V-shape recovery - A steep drop in price action followed by a quick recovery within a limited time period. When displayed on a chart, price activity looks like a "V". For those studying macroeconomics, in particular, a V-shaped recovery depicts the layout of a chart that indicates a period of recessions and a subsequent recoveries. Following a steep decrease in these measurements, a V-shaped recovery entails a fast increase in price, back to or near its upper levels prior to the decline.

- a company's estimated worth or value; also the value investors give to a particular stock of company share. The analytical process of determining the current (or future) worth of an asset or a company. There are numerous methods for performing an evaluation. When determining a company's value, an analyst considers a variety of factors, including the management of the company, the makeup of its capital structure, the likelihood of future earnings, and the market value of its assets.

Valuation Analysis
- The technique of valuation analysis is used to determine the rough value or worth of any item, including businesses, stocks, fixed-income securities, commodities, real estate, and other assets. The analyst may employ various methodologies to value analysis for various asset types, but the common thread will be a focus on the asset's underlying fundamentals.

Value added
- Value-added refers to the economic improvement a business makes to its goods or services before offering them on the market. Value added explains how businesses can charge more for their products or services than it costs to make them. Adding value to products and services is critical since it gives consumers a reason to buy, enhancing a company's revenue and bottom line.

Value averaging (VA)
- Value averaging (VA) is an investing method that, like dollar-cost averaging (DCA), makes consistent monthly contributions but differs in how the amount of each monthly contribution is calculated. In value averaging, the investor sets a monthly target growth rate or contribution amount for their asset base or portfolio and then modifies it each month based on the relative gain or loss on the initial asset base.

Value-based pricing
- A pricing approach that bases prices primarily on the perceived value of a product or service by the consumer. Value pricing is customer-focused pricing, which means that businesses set their prices in accordance with what consumers think a product is worth.

Value investing
- A method whereby investors buy equities securities they think are being sold for less than their assessed actual worth.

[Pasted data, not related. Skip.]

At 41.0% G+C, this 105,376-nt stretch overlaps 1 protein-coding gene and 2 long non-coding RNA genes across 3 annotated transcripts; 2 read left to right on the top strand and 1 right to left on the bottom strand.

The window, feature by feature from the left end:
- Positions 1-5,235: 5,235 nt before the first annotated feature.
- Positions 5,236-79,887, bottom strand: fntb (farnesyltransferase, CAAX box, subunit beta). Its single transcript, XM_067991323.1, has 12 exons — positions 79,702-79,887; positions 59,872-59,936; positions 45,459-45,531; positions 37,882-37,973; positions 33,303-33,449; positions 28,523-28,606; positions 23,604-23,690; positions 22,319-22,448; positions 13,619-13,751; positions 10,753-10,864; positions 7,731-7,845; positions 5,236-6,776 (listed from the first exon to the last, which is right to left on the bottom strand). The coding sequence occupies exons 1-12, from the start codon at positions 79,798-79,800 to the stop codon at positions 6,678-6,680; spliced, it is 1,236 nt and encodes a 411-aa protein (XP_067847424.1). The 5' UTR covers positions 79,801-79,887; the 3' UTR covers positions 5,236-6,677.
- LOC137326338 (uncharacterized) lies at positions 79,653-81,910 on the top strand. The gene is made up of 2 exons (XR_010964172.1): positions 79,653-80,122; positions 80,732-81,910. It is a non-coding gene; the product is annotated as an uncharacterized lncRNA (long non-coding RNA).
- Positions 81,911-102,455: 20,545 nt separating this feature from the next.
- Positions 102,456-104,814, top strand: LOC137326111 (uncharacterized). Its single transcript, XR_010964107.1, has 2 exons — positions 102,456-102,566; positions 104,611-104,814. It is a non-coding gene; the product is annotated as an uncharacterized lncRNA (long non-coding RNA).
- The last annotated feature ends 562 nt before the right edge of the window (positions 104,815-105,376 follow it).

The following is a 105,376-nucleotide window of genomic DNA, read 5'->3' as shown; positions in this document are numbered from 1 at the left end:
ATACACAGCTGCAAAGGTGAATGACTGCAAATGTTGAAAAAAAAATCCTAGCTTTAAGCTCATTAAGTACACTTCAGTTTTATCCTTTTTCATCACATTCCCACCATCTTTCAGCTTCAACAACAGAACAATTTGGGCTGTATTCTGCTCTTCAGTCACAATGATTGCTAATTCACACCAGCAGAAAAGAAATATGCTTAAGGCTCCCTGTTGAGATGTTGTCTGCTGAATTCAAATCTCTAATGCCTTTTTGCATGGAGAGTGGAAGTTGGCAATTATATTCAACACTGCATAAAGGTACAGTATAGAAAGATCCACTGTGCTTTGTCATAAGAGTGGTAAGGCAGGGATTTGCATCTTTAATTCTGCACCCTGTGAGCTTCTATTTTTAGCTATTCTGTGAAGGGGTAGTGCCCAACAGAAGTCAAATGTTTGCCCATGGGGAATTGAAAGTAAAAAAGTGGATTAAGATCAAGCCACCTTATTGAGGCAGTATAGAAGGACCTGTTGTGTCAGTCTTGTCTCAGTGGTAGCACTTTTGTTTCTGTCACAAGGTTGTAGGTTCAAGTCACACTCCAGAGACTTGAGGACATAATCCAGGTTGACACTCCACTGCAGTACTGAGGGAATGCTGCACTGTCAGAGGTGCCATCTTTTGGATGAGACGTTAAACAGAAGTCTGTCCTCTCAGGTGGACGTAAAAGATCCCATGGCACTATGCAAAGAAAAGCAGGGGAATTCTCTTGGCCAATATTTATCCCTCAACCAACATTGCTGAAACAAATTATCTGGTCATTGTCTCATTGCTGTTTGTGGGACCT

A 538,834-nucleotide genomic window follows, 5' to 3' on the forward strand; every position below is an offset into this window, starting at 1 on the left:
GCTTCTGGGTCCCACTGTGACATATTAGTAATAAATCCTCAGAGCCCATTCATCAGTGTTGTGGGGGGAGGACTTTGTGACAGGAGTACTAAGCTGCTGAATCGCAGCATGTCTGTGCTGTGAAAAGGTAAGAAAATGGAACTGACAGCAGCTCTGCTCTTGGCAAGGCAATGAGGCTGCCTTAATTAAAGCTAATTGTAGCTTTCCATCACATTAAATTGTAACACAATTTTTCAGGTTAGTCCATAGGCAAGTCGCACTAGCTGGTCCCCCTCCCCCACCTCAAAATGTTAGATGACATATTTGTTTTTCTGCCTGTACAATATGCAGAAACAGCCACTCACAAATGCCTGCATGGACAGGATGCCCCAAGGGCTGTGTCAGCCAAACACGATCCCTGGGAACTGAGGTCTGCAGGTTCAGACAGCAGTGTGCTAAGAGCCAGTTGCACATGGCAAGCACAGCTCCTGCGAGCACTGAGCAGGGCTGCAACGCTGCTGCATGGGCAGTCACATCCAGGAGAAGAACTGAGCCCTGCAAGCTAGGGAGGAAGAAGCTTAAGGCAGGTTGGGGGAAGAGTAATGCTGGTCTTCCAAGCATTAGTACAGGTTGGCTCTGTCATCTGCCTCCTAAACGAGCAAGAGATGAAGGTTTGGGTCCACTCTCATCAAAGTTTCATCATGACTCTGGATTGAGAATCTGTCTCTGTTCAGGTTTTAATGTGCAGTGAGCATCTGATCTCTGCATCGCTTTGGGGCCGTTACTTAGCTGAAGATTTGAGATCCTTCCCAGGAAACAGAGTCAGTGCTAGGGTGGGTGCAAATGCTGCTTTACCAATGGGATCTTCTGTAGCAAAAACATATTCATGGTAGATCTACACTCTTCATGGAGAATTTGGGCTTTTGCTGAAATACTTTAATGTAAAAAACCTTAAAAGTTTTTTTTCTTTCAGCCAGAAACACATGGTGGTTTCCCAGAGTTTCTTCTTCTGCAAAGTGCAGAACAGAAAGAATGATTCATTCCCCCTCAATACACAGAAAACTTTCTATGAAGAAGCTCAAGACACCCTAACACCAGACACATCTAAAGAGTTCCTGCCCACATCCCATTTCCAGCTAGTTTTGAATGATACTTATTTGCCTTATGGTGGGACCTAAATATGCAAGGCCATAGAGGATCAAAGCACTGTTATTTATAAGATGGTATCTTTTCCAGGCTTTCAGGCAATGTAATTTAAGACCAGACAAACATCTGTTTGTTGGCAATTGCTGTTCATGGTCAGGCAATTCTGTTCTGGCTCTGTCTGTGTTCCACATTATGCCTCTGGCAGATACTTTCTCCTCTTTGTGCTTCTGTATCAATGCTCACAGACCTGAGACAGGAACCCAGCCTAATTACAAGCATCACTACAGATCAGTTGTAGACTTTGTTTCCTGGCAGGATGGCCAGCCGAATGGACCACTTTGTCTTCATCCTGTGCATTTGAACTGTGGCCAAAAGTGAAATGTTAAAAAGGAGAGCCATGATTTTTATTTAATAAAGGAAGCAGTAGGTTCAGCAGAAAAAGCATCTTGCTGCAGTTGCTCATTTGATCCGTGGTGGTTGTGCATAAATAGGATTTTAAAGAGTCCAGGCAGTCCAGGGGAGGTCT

Value stock
- Usually a slower-growing company that is undervalued or heavily discounted. A value stock is a stock that looks to trade at a cheaper price relative to its fundamentals, such as dividends, earnings, or sales, making it enticing to value investors. A value stock is sometimes contrasted with a growth stock.

Value-style funds
- Value-style funds often invest in undervalued companies. Value funds may also choose companies with solid fundamentals whose shares are cheap but starting to rise.

- Price sensitivity of an option to changes in the volatility of its underlying asset. Vega is a measure of how much an option contract's price varies in response to a 1% change in the underlying asset's implied volatility.

Venture capitalist (VC)
- A venture capitalist (VC) is a type of private equity investor who invests money in growing businesses in exchange for an equity ownership. This could include providing beginning capital or aiding small businesses that want to grow but lack access to equity markets.

Vertical analysis
- Vertical analysis is a technique for analyzing financial statements in which each line item is listed as a percentage of a base amount. Therefore, 1) line items on an income statement can be expressed as a percentage of gross sales, 2) while line items on a balance sheet can be expressed as a percentage of total assets or liabilities, 3) and vertical analysis of a cash flow statement displays each cash inflow or outflow as a percentage of the total cash inflows.

Vertical spread
- A vertical spread is the simultaneous purchase and sale of options of the same kind (i.e., puts or calls) and expiration date, but with different strike prices. The position of the strike prices is where the name vertical originates. In contrast, a horizontal spread, also known as a calendar spread, involves the simultaneous purchase and sale of an identical option type with an identical strike price but a different expiration date.